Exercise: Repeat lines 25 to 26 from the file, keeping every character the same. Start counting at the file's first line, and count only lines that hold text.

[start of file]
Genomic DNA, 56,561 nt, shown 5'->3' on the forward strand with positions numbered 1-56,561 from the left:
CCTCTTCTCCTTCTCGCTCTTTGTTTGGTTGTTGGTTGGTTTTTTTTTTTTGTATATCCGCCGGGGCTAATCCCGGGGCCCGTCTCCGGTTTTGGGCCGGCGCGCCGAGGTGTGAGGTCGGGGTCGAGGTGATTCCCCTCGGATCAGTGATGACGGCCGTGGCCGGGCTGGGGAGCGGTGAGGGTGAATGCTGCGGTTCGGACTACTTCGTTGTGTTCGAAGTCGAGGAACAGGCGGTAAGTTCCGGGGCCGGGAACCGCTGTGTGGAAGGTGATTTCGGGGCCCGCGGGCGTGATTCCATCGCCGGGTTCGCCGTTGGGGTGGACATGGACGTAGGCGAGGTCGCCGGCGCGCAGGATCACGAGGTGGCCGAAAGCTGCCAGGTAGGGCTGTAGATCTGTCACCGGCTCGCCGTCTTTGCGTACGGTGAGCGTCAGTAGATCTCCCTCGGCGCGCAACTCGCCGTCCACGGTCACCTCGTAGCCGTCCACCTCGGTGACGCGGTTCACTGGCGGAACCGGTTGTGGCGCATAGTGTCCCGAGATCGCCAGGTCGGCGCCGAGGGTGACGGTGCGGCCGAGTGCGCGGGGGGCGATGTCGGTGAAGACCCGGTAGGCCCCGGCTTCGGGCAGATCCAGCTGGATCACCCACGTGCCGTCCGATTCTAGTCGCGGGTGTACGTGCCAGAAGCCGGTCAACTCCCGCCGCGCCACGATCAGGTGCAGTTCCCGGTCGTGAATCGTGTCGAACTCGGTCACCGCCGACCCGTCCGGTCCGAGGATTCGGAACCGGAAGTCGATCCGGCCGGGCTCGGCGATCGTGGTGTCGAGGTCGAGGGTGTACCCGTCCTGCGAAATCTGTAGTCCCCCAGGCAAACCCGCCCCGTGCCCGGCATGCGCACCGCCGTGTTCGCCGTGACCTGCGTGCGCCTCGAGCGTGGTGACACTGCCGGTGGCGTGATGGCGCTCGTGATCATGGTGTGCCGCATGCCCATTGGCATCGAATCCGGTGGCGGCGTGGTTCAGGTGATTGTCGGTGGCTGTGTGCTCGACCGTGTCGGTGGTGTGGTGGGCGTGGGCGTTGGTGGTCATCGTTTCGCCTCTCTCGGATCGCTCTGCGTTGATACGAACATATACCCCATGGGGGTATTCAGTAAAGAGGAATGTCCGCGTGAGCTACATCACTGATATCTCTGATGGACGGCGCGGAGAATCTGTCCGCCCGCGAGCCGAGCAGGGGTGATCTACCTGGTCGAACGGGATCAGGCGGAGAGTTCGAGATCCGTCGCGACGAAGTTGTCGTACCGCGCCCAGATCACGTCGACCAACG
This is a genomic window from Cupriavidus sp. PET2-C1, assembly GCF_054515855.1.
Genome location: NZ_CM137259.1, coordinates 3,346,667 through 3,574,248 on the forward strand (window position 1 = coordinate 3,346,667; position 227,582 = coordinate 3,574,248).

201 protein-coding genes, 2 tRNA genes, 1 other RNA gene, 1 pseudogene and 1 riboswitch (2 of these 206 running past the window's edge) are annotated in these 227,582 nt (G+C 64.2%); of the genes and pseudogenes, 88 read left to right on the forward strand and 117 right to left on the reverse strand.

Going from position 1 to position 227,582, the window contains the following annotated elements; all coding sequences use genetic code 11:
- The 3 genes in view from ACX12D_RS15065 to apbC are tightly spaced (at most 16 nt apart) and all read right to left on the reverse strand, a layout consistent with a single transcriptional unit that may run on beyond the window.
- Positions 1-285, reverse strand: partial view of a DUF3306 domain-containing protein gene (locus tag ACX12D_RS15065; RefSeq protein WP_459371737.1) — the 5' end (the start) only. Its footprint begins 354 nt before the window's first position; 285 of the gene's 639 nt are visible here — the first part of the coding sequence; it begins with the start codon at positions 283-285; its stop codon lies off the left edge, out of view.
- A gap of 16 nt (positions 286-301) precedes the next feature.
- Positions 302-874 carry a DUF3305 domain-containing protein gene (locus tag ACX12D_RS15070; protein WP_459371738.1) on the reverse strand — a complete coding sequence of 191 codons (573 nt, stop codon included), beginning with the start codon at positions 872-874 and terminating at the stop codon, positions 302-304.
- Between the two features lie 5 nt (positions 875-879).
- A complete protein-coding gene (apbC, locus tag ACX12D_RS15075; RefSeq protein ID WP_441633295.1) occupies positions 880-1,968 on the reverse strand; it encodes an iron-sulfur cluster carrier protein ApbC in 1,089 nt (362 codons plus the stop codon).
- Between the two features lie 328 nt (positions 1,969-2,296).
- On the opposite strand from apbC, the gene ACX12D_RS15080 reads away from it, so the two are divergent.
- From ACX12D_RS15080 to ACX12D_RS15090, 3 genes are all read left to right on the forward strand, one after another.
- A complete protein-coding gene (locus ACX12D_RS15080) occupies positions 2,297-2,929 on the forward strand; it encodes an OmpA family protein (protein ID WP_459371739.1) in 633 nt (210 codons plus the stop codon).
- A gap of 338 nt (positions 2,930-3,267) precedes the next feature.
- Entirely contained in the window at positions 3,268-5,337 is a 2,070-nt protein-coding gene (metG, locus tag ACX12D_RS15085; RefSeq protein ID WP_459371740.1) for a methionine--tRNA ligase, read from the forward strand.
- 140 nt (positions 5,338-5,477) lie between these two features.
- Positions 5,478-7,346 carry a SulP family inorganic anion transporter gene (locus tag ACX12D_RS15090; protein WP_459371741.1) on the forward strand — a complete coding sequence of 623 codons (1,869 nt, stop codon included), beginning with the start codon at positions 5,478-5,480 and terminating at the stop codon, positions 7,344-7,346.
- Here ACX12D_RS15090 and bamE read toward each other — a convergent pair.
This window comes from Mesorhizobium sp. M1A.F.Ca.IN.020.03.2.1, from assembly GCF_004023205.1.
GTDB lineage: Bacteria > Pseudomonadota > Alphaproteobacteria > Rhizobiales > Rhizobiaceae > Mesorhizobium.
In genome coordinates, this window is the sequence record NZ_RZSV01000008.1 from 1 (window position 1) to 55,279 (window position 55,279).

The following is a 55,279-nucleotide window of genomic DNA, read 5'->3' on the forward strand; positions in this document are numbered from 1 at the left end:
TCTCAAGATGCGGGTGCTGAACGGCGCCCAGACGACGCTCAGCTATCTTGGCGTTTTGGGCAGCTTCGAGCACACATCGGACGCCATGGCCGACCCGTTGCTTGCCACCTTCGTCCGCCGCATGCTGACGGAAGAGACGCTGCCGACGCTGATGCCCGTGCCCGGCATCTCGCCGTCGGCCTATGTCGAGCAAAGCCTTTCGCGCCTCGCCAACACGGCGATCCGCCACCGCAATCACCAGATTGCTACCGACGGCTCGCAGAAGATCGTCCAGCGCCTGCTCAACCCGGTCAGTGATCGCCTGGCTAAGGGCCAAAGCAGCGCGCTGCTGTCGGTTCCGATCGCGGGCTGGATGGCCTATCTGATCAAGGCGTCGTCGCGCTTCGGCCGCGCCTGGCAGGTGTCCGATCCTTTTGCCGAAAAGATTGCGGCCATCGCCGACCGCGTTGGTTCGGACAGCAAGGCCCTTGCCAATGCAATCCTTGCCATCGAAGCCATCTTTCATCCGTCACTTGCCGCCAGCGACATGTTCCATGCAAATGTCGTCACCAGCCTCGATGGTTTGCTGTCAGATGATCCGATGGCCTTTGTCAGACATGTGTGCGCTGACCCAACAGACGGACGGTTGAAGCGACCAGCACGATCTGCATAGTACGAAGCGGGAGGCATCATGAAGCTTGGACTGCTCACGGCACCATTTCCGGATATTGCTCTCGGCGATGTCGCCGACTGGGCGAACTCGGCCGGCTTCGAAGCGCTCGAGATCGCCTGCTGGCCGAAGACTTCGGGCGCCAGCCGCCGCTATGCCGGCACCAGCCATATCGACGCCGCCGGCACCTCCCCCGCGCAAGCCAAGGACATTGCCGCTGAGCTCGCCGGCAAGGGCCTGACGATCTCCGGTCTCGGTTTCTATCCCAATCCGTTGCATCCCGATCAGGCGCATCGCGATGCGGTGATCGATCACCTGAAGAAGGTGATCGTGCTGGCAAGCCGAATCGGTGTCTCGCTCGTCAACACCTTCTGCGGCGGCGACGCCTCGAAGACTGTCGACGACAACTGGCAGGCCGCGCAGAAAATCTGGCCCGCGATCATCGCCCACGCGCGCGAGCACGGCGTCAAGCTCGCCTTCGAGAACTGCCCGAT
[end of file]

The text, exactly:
The following is a 55,279-nucleotide window of genomic DNA, read 5'->3' on the forward strand; positions in this document are numbered from 1 at the left end:
TCTCAAGATGCGGGTGCTGAACGGCGCCCAGACGACGCTCAGCTATCTTGGCGTTTTGGGCAGCTTCGAGCACACATCGGACGCCATGGCCGACCCGTTGCTTGCCACCTTCGTCCGCCGCATGCTGACGGAAGAGACGCTGCCGACGCTGATGCCCGTGCCCGGCATCTCGCCGTCGGCCTATGTCGAGCAAAGCCTTTCGCGCCTCGCCAACACGGCGATCCGCCACCGCAATCACCAGATTGCTACCGACGGCTCGCAGAAGATCGTCCAGCGCCTGCTCAACCCGGTCAGTGATCGCCTGGCTAAGGGCCAAAGCAGCGCGCTGCTGTCGGTTCCGATCGCGGGCTGGATGGCCTATCTGATCAAGGCGTCGTCGCGCTTCGGCCGCGCCTGGCAGGTGTCCGATCCTTTTGCCGAAAAGATTGCGGCCATCGCCGACCGCGTTGGTTCGGACAGCAAGGCCCTTGCCAATGCAATCCTTGCCATCGAAGCCATCTTTCATCCGTCACTTGCCGCCAGCGACATGTTCCATGCAAATGTCGTCACCAGCCTCGATGGTTTGCTGTCAGATGATCCGATGGCCTTTGTCAGACATGTGTGCGCTGACCCAACAGACGGACGGTTGAAGCGACCAGCACGATCTGCATAGTACGAAGCGGGAGGCATCATGAAGCTTGGACTGCTCACGGCACCATTTCCGGATATTGCTCTCGGCGATGTCGCCGACTGGGCGAACTCGGCCGGCTTCGAAGCGCTCGAGATCGCCTGCTGGCCGAAGACTTCGGGCGCCAGCCGCCGCTATGCCGGCACCAGCCATATCGACGCCGCCGGCACCTCCCCCGCGCAAGCCAAGGACATTGCCGCTGAGCTCGCCGGCAAGGGCCTGACGATCTCCGGTCTCGGTTTCTATCCCAATCCGTTGCATCCCGATCAGGCGCATCGCGATGCGGTGATCGATCACCTGAAGAAGGTGATCGTGCTGGCAAGCCGAATCGGTGTCTCGCTCGTCAACACCTTCTGCGGCGGCGACGCCTCGAAGACTGTCGACGACAACTGGCAGGCCGCGCAGAAAATCTGGCCCGCGATCATCGCCCACGCGCGCGAGCACGGCGTCAAGCTCGCCTTCGAGAACTGCCCGAT